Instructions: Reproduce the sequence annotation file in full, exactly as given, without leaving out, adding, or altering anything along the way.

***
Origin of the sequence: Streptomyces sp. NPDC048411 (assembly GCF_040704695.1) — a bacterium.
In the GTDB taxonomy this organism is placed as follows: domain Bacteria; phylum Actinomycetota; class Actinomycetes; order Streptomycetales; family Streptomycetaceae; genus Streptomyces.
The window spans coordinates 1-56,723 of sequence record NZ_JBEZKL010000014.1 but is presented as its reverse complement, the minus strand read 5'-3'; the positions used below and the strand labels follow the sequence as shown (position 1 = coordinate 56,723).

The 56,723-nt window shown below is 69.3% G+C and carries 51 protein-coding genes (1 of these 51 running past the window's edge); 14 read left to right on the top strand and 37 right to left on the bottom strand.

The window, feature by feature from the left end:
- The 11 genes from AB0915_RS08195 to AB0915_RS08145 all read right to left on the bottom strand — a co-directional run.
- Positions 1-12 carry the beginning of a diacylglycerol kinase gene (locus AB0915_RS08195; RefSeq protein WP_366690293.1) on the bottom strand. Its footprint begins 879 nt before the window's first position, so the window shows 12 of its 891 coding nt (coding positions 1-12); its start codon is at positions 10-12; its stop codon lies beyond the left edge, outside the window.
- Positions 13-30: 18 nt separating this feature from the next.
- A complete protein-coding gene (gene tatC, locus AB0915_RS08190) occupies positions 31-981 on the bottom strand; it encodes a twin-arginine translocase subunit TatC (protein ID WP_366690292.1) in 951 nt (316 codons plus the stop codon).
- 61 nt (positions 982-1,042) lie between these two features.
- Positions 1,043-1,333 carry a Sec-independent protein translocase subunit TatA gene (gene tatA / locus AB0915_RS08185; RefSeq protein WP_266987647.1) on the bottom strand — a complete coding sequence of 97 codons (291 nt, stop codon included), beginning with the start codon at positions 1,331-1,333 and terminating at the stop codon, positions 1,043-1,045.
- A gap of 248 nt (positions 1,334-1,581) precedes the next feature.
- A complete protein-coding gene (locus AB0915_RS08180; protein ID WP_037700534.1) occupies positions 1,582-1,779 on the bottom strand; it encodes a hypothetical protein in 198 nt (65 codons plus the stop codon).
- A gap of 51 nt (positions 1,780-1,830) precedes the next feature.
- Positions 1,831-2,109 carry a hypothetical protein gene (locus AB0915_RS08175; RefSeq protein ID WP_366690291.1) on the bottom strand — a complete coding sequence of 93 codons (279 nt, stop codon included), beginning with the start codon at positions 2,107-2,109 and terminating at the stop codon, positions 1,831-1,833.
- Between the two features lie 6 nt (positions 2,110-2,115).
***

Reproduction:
Origin of the sequence: Streptomyces sp. NPDC048411 (assembly GCF_040704695.1) — a bacterium.
In the GTDB taxonomy this organism is placed as follows: domain Bacteria; phylum Actinomycetota; class Actinomycetes; order Streptomycetales; family Streptomycetaceae; genus Streptomyces.
The window spans coordinates 1-56,723 of sequence record NZ_JBEZKL010000014.1 but is presented as its reverse complement, the minus strand read 5'-3'; the positions used below and the strand labels follow the sequence as shown (position 1 = coordinate 56,723).

The 56,723-nt window shown below is 69.3% G+C and carries 51 protein-coding genes (1 of these 51 running past the window's edge); 14 read left to right on the top strand and 37 right to left on the bottom strand.

The window, feature by feature from the left end:
- The 11 genes from AB0915_RS08195 to AB0915_RS08145 all read right to left on the bottom strand — a co-directional run.
- Positions 1-12 carry the beginning of a diacylglycerol kinase gene (locus AB0915_RS08195; RefSeq protein WP_366690293.1) on the bottom strand. Its footprint begins 879 nt before the window's first position, so the window shows 12 of its 891 coding nt (coding positions 1-12); its start codon is at positions 10-12; its stop codon lies beyond the left edge, outside the window.
- Positions 13-30: 18 nt separating this feature from the next.
- A complete protein-coding gene (gene tatC, locus AB0915_RS08190) occupies positions 31-981 on the bottom strand; it encodes a twin-arginine translocase subunit TatC (protein ID WP_366690292.1) in 951 nt (316 codons plus the stop codon).
- 61 nt (positions 982-1,042) lie between these two features.
- Positions 1,043-1,333 carry a Sec-independent protein translocase subunit TatA gene (gene tatA / locus AB0915_RS08185; RefSeq protein WP_266987647.1) on the bottom strand — a complete coding sequence of 97 codons (291 nt, stop codon included), beginning with the start codon at positions 1,331-1,333 and terminating at the stop codon, positions 1,043-1,045.
- A gap of 248 nt (positions 1,334-1,581) precedes the next feature.
- A complete protein-coding gene (locus AB0915_RS08180; protein ID WP_037700534.1) occupies positions 1,582-1,779 on the bottom strand; it encodes a hypothetical protein in 198 nt (65 codons plus the stop codon).
- A gap of 51 nt (positions 1,780-1,830) precedes the next feature.
- Positions 1,831-2,109 carry a hypothetical protein gene (locus AB0915_RS08175; RefSeq protein ID WP_366690291.1) on the bottom strand — a complete coding sequence of 93 codons (279 nt, stop codon included), beginning with the start codon at positions 2,107-2,109 and terminating at the stop codon, positions 1,831-1,833.
- Between the two features lie 6 nt (positions 2,110-2,115).